Recycling of Batteries and Electronics

Elsevier, 22nd June 2020

High-tech products like batteries and electronics contain a variety of valuable, scarce, and in some cases potentially harmful materials, but in only a few exceptional cases (such as lead-acid batteries) is the material being recovered efficiently. Cotributing to SDGs 7, 9 and 12, this special issue seeks to elucidate the technical and institutional difficulties inherent in recycling these products and provide a forum for sharing potential ways to overcome them. 

Elsevier, Sustainable Materials and Technologies, Volume 23, April 2020
Lithium-ion batteries (LIBs) have an established role in the consumer electronics markets with minimum risk of replacement from any other contender in the near future. The recent momentum towards electric vehicles and the renewable energy storage market is creating an increased demand for LIBs. The large amount of hazardous waste generated from the disposal of LIBs is driving research into a sustainable approach for LIB treatment and recovery. The positive electrode active materials being the main targeted component as it is the greatest cost contributor to LIBs production.
Elsevier, Sustainable Materials and Technologies, Volume 23, April 2020
Although deployments of grid-scale stationary lithium ion battery energy storage systems are accelerating, the environmental impacts of this new infrastructure class are not well studied. To date, a small literature of environmental life cycle assessments (LCAs) and related studies has examined associated environmental impacts, but they rely on a variety of methods and system boundaries rather than a consistent approach.
Elsevier, Sustainable Materials and Technologies, Volume 22, December 2019
The utilization of existing metallurgical infrastructure and integration of secondary process streams into primary metals production can provide advantages over separate recycling plants. This paper focuses on the integration of a pregnant leach solution (PLS) into a nickel production plant that contains Ni, Co, Zn, Mn, Fe, Al and Cd ions, derived from a NiMH recycling stream.
Elsevier, Sustainable Materials and Technologies, Volume 21, September 2019
Waste multilayer ceramic capacitors (MLCCs), containing BaTiO 3 , Ag, Pd, Ni and Sn etc., are valuable secondary resource. The existing recycling process has great challenges when considering environmentally friendly and efficient separation and recovery of resources. From a new perspective of resource recycling, we directly utilized the complex components of waste MLCCs as a Nb–Pb codoped and Ag-Pd-Sn-Ni loaded BaTiO 3 nano-photocatalyst through one-step ball milling process. The as-prepared photocatalyst exhibited superior photocatalytic performance.
Elsevier, Sustainable Materials and Technologies, Volume 22, December 2019
The development of mass-market electric vehicles (EVs) using lithium-ion batteries (LIBs) is helping to propel growth in LIB usage, but end-of-life strategies for LIBs are not well developed. An important aspect of waste LIB processing is the stabilisation of such high energy-density devices, and energy discharge is an obvious way to achieve this. Salt-water electrochemical discharge is often mentioned as the initial step in many LIB recycling studies, but the details of the process itself have not often been mentioned.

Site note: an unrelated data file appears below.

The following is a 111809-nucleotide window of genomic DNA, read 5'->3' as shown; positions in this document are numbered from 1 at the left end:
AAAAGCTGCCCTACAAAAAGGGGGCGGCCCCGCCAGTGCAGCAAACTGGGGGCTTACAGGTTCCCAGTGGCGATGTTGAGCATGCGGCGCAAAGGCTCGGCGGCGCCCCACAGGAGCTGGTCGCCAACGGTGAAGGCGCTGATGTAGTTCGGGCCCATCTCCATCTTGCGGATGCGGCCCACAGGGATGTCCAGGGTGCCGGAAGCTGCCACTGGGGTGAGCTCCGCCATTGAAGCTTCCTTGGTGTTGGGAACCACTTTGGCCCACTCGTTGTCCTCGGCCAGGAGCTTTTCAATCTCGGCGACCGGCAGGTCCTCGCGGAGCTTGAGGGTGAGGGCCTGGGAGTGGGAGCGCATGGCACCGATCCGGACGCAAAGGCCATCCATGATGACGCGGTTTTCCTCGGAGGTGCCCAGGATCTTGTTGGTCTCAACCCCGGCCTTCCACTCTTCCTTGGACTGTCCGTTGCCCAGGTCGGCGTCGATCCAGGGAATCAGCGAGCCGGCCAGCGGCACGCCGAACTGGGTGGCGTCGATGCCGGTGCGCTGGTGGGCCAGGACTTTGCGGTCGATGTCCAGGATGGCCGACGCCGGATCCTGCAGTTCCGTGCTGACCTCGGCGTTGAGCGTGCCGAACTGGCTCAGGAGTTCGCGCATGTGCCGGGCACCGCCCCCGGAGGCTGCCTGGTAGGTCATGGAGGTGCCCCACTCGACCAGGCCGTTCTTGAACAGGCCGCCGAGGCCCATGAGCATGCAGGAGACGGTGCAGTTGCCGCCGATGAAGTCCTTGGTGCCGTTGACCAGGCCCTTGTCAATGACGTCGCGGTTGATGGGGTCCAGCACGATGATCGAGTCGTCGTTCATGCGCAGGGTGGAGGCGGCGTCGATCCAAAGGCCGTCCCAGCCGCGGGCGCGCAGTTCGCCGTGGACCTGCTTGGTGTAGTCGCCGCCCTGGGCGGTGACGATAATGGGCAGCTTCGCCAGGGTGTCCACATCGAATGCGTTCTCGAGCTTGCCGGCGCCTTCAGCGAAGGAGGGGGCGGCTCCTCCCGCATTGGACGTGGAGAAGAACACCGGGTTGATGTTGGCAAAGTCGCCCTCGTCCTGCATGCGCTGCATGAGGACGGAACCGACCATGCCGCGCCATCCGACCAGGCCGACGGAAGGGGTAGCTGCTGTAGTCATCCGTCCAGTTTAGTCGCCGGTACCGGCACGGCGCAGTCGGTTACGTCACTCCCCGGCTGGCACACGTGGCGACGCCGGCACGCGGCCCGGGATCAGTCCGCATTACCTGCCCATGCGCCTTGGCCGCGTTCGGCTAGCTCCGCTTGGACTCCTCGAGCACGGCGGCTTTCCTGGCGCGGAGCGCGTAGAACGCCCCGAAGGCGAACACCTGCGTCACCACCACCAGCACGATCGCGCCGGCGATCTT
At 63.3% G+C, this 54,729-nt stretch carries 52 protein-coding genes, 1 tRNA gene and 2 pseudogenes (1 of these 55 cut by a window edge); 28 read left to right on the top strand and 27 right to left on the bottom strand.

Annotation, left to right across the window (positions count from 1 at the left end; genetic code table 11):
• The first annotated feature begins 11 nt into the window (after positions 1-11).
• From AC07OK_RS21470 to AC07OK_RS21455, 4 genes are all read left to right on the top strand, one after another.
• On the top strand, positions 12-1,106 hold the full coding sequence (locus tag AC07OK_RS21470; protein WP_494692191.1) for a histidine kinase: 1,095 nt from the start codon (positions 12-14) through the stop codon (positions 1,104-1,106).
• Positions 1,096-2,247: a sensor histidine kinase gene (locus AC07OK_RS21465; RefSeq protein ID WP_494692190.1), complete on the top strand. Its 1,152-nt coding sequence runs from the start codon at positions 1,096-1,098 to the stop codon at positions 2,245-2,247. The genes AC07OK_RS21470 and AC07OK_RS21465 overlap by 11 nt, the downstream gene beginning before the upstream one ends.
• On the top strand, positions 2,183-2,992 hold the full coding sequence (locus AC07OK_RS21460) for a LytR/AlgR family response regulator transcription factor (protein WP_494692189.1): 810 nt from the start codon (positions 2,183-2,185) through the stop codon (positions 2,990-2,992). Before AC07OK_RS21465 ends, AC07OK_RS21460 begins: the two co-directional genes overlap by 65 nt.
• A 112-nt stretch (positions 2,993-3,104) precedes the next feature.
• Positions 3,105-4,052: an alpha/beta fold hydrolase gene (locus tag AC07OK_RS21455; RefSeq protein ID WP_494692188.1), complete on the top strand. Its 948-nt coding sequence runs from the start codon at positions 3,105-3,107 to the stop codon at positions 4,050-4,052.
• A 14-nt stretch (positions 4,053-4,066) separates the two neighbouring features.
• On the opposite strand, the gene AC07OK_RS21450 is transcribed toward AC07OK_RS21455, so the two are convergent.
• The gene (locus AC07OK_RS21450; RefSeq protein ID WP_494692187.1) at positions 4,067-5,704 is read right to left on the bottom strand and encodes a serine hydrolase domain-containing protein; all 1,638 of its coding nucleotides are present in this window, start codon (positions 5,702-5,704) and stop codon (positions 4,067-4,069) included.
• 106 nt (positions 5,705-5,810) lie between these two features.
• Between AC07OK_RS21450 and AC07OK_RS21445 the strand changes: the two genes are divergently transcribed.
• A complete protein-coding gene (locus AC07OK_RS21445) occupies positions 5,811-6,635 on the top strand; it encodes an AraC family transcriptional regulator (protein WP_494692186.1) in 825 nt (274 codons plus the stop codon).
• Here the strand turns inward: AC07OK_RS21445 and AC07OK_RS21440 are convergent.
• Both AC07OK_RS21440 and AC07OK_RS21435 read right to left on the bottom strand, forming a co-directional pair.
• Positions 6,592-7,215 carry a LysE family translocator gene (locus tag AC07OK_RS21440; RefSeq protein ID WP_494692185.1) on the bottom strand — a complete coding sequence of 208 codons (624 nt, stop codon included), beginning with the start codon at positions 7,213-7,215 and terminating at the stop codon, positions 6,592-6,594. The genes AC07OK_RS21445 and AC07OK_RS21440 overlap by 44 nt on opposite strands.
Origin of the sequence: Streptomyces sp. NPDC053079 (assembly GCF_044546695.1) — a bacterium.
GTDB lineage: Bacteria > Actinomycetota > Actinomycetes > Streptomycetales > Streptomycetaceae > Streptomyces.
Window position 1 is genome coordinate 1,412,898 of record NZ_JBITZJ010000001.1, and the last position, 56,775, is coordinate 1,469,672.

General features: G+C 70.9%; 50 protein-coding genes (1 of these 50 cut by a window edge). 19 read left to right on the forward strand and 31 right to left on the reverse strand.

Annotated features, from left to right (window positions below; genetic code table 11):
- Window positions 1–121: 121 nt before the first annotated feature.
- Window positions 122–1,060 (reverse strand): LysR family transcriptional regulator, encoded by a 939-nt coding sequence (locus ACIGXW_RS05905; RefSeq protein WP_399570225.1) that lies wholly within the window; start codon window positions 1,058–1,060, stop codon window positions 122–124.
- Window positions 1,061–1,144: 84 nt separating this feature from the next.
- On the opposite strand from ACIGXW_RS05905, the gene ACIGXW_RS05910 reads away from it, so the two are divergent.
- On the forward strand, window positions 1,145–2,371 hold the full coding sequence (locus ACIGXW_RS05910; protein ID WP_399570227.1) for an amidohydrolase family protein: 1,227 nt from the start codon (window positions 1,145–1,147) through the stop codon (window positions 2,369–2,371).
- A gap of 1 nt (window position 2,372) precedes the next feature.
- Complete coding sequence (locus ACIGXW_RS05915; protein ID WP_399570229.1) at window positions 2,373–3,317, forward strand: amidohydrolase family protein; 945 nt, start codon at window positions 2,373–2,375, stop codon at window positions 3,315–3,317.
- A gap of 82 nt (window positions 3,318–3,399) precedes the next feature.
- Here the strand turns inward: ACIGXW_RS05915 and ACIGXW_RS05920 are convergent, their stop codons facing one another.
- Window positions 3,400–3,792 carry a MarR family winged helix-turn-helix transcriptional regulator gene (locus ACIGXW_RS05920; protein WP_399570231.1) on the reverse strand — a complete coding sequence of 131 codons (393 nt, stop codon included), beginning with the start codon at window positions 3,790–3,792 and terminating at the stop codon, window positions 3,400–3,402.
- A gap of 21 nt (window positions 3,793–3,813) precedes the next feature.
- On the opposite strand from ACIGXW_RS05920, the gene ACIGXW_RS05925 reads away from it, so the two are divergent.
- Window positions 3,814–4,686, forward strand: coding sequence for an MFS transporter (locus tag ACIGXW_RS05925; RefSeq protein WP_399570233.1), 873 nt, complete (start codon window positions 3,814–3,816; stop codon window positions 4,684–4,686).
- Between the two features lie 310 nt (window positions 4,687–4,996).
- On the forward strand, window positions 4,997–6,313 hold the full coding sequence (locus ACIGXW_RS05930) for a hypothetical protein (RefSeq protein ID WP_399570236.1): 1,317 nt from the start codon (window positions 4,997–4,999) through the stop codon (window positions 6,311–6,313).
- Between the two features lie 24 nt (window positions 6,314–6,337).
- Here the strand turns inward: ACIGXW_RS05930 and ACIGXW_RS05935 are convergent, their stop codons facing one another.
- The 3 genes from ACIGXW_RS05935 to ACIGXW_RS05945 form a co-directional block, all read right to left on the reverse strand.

Elsevier, Sustainable Materials and Technologies, Volume 19, April 2019
Lithium ion batteries (LIB) continue to gain market share in response to the increasing demand for electric vehicles, consumer electronics, and energy storage. The increased demand for LIB has highlighted potential problems in the supply chain of raw materials needed for their manufacture. Some critical metals used in LIB, namely lithium, cobalt, and graphite are scarce, are not currently mined in large quantities, or are mined in only a few countries whose trade policies could limit availability and impact prices.
Elsevier, Sustainable Materials and Technologies, Volume 17, September 2018
An ability to separate battery electrode materials while preserving functional integrity is essential to close the loop of material use in lithium-ion batteries. However, a low-energy and low-cost separation system that selectively recovers electrode materials has not yet been established. In this study, froth flotation experiments were carried out with a variety of new and spent lithium-ion batteries using kerosene as the collector. The products were characterized using thermogravimetric and chemical analysis.
Elsevier, Sustainable Materials and Technologies, Volume 17, September 2018
There is a need to develop technology to enable a resource-efficient and economically feasible recycling system for lithium-ion batteries and thus assure the future supply of the component materials. Lithium-ion batteries are complex products, and designs and materials are still evolving, which makes planning for future recovery more challenging. Several processes for recycling are proposed or operating, and each has advantages and disadvantages. This paper compares these processes on technical and economic bases, elucidating differences in benefits as a function of cathode composition.